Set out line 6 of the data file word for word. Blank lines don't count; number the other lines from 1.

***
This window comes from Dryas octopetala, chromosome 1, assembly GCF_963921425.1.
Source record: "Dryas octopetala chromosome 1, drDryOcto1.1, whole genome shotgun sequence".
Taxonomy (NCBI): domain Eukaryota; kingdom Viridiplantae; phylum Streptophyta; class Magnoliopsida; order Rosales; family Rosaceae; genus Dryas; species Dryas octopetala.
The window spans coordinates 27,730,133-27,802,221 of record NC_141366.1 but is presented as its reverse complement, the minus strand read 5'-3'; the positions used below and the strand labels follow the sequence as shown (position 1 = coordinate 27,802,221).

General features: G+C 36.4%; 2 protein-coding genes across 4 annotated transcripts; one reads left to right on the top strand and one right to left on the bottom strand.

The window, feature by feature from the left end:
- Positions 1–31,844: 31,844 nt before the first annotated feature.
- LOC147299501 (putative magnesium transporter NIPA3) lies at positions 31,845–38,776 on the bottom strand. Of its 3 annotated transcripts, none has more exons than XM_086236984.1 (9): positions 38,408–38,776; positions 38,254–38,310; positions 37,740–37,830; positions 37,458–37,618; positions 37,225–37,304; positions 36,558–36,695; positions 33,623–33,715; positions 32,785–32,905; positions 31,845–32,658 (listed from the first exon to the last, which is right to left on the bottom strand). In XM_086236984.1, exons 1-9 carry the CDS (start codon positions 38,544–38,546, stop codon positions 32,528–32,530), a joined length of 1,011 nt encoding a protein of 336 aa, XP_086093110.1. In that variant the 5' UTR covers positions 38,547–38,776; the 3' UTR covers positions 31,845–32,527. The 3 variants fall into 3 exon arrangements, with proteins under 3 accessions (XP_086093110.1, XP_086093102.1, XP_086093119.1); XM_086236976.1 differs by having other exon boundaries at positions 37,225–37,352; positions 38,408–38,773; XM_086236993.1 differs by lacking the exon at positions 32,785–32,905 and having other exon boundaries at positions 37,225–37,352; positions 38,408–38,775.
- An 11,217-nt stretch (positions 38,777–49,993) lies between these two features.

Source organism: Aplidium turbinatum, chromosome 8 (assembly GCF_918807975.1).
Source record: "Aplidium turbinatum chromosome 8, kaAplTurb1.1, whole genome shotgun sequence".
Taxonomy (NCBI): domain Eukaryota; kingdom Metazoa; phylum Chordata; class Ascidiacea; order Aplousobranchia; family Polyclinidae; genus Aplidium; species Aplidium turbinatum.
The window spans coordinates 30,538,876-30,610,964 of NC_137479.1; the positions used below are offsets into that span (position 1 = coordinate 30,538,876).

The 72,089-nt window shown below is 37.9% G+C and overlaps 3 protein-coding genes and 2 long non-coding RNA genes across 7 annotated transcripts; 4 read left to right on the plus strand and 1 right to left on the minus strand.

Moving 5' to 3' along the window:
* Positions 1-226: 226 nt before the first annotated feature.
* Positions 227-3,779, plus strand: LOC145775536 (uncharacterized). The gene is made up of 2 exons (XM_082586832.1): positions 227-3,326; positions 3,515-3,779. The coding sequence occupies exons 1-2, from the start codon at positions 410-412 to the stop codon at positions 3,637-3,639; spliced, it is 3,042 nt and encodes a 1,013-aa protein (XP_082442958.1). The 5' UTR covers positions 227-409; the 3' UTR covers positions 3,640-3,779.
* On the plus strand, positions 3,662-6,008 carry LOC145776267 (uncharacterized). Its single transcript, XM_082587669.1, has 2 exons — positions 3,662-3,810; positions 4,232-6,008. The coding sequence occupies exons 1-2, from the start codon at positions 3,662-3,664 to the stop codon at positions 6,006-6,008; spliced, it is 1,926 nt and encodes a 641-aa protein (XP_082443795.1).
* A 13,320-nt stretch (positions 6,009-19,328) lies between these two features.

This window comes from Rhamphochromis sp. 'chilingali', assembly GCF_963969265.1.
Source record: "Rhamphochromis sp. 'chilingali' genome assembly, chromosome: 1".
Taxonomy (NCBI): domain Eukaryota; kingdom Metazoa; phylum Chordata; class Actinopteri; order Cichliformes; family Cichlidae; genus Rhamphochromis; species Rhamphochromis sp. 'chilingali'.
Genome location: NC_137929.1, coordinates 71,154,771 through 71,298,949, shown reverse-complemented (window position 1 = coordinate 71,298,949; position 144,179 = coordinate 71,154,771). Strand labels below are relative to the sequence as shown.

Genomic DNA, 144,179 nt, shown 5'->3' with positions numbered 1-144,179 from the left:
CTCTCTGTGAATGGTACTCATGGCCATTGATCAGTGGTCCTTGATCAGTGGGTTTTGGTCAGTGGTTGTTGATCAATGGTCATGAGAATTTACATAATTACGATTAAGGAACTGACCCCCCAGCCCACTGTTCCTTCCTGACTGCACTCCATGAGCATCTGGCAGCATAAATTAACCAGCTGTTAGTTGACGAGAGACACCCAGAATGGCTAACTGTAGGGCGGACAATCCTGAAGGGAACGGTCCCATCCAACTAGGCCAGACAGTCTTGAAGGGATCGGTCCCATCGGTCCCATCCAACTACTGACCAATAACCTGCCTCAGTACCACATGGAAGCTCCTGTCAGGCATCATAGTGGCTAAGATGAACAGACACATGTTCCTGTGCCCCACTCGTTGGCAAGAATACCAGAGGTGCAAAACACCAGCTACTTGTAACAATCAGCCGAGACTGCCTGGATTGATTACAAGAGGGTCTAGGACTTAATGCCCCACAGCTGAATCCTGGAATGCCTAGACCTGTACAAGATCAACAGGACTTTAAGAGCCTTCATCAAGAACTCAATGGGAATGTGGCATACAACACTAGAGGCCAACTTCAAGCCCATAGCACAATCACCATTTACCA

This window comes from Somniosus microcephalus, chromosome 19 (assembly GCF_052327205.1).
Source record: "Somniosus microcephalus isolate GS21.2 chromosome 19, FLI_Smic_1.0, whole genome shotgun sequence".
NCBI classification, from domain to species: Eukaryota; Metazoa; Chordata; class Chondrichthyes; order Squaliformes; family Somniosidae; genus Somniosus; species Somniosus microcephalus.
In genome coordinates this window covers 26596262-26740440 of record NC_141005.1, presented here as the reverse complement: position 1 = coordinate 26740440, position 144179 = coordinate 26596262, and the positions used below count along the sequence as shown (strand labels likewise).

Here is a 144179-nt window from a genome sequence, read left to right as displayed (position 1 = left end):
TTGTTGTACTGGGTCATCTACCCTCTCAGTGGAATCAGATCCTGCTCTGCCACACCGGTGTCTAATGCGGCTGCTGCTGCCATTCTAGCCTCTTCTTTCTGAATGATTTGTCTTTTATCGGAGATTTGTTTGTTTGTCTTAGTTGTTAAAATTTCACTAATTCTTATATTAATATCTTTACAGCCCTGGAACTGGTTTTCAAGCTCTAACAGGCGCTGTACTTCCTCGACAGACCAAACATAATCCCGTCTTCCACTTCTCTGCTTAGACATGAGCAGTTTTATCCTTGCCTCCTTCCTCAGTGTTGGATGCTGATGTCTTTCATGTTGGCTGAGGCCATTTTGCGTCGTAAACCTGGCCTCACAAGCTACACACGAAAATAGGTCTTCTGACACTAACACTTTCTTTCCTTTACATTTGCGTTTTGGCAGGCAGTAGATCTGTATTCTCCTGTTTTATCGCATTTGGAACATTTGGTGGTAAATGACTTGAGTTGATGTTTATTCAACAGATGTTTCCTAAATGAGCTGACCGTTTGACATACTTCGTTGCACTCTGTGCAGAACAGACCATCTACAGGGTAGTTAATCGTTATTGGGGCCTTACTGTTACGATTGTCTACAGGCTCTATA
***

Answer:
The window, feature by feature from the left end: